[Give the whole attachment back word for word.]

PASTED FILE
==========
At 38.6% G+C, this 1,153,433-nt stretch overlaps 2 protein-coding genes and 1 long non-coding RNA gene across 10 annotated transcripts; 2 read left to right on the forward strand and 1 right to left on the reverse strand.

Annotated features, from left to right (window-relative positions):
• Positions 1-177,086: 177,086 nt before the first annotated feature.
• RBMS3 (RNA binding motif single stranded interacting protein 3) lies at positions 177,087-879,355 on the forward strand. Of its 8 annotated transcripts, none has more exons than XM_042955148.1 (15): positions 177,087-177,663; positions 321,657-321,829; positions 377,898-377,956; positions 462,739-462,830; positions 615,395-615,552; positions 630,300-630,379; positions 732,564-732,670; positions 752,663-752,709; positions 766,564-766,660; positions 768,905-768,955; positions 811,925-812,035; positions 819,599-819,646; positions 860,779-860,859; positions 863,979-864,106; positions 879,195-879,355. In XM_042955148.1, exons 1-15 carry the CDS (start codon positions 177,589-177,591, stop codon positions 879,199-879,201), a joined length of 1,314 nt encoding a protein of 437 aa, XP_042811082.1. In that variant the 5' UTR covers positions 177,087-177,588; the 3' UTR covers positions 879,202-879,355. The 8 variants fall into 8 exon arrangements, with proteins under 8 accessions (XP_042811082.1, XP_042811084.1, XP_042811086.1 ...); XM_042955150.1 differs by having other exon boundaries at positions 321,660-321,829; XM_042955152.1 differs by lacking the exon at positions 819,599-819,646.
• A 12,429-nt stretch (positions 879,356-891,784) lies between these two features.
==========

At 38.6% G+C, this 1,153,433-nt stretch overlaps 2 protein-coding genes and 1 long non-coding RNA gene across 10 annotated transcripts; 2 read left to right on the forward strand and 1 right to left on the reverse strand.

Annotated features, from left to right (window-relative positions):
• Positions 1-177,086: 177,086 nt before the first annotated feature.
• RBMS3 (RNA binding motif single stranded interacting protein 3) lies at positions 177,087-879,355 on the forward strand. Of its 8 annotated transcripts, none has more exons than XM_042955148.1 (15): positions 177,087-177,663; positions 321,657-321,829; positions 377,898-377,956; positions 462,739-462,830; positions 615,395-615,552; positions 630,300-630,379; positions 732,564-732,670; positions 752,663-752,709; positions 766,564-766,660; positions 768,905-768,955; positions 811,925-812,035; positions 819,599-819,646; positions 860,779-860,859; positions 863,979-864,106; positions 879,195-879,355. In XM_042955148.1, exons 1-15 carry the CDS (start codon positions 177,589-177,591, stop codon positions 879,199-879,201), a joined length of 1,314 nt encoding a protein of 437 aa, XP_042811082.1. In that variant the 5' UTR covers positions 177,087-177,588; the 3' UTR covers positions 879,202-879,355. The 8 variants fall into 8 exon arrangements, with proteins under 8 accessions (XP_042811082.1, XP_042811084.1, XP_042811086.1 ...); XM_042955150.1 differs by having other exon boundaries at positions 321,660-321,829; XM_042955152.1 differs by lacking the exon at positions 819,599-819,646.
• A 12,429-nt stretch (positions 879,356-891,784) lies between these two features.